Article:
The year is 1963 and C.S. Lewis, the famous British author, is hosting a group of American writers at his home near Oxford. They are about to experience a captivating evening with a man whose engaging conversation and spontaneous humor made him one of the great raconteurs of his day.
Seated in his living room and he recalls the people and events that inspired his thought and shaped his life; of his friendship with J.R.R. Tolkien; why he nearly abandoned the Narnia Chronicles; how he came to embrace Christianity and of the American woman who turned his life upside down.
Described by critics as ‘Extraordinary!’ ‘A Must See!’ ‘A Master Class!’ An Evening with C.S. Lewis has proved again and again to be an enthralling theatrical experience and one which has led many thousands to discover (or rediscover) the continuing impact of a man who died over 50 years ago and whose collected works made him one of the literary giants of the 20th Century.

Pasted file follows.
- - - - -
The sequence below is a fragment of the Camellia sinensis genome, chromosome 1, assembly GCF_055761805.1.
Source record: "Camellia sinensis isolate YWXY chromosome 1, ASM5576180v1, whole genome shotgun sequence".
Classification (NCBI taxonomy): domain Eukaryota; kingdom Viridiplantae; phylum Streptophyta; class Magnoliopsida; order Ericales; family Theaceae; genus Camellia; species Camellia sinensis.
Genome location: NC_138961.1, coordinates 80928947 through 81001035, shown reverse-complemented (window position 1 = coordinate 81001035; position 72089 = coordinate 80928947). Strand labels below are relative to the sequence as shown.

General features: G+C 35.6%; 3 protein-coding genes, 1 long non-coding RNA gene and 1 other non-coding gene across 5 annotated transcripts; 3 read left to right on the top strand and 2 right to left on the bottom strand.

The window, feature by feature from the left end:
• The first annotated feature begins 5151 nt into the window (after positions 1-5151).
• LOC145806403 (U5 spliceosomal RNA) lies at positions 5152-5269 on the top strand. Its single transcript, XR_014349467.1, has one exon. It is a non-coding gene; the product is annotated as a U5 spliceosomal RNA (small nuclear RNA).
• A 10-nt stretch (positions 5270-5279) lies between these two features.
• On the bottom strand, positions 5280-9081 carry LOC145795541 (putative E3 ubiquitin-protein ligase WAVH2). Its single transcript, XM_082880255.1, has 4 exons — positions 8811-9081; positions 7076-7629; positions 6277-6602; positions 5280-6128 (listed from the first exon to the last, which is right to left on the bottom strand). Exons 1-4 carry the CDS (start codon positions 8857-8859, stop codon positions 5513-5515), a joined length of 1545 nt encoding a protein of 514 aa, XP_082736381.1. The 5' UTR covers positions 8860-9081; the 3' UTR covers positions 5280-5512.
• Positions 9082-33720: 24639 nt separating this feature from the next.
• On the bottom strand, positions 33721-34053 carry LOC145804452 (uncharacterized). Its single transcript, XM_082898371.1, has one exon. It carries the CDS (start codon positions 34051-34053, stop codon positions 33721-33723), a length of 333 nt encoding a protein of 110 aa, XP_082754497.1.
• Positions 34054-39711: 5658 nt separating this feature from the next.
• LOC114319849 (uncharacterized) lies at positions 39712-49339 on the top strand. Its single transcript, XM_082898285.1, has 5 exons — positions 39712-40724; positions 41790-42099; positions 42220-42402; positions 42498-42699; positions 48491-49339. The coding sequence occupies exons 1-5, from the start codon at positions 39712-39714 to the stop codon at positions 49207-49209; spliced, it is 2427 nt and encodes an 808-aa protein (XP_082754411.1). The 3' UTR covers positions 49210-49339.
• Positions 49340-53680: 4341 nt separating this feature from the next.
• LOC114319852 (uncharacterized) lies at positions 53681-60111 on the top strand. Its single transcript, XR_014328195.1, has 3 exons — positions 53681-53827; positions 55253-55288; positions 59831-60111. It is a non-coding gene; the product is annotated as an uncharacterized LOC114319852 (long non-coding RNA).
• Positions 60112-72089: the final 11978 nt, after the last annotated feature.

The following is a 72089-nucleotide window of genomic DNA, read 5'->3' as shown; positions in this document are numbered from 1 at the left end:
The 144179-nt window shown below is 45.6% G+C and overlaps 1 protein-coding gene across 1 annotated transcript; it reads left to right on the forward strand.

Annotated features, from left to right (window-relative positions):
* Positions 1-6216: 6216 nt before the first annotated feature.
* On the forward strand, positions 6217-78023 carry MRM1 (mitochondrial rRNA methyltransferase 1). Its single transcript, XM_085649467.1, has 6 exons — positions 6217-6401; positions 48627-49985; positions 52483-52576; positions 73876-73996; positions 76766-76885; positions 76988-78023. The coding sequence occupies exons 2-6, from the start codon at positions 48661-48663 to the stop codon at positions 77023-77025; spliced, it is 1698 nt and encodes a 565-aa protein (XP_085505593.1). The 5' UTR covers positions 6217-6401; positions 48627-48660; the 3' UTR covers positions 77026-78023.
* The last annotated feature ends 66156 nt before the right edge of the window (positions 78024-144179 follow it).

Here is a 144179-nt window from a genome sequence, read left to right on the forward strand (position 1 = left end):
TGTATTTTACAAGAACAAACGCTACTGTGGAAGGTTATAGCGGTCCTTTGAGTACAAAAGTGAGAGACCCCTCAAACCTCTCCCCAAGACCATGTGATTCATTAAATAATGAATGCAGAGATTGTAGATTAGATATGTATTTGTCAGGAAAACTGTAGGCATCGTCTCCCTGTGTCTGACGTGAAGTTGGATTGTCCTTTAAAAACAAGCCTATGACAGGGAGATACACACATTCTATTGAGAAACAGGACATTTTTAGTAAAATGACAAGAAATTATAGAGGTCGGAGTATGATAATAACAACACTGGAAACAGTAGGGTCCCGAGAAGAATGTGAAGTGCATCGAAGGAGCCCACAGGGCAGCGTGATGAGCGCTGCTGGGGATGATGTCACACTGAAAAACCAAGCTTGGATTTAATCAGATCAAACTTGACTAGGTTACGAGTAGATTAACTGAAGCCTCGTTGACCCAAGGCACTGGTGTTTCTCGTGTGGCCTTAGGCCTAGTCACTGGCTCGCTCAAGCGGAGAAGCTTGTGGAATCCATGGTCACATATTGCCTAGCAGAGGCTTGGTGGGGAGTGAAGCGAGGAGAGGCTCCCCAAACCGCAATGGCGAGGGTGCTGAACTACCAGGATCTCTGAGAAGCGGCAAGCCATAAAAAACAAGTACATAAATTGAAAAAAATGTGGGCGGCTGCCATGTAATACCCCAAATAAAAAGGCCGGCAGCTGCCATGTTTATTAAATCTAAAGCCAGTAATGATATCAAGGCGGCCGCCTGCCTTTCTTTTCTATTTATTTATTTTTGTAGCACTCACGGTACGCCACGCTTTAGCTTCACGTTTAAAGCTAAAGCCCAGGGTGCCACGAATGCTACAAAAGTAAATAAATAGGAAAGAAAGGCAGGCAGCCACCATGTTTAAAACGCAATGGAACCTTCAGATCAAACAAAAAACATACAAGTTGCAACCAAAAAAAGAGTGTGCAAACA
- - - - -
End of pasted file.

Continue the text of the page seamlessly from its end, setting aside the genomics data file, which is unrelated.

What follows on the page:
Getting to know someone in an hour-and-a-half sounds optimistic. Yet in An Evening with C.S. Lewis, the famous literary figure is presented as if you already know him. The set, primarily the armchair where he sits drinking tea amongst books and globes and clocks, makes you feel like you’re at your grandparents’ house, listening to your grandfather’s stories. And the brilliant portrayal of Lewis comes from a man who doesn’t seem far off from the real thing.Review from Chicago Stage Standard
For David Payne, it was a complete mastery of his theatrical gifts, but for us there was no acting. We only saw the genuine representation of CS Lewis or as friends called him; Jack. Payne’s delivery, subtle movements, expressions and his uncanny ability to speak directly to you and stir you up in your seat kept you riveted and vastly entertained.
This show was not a boring memoir of his life, but the telling was so rich in detail that you lost your bearings and experienced what he experienced. The greatest of which were the complexity of his relationshipsReview from South Florida Insider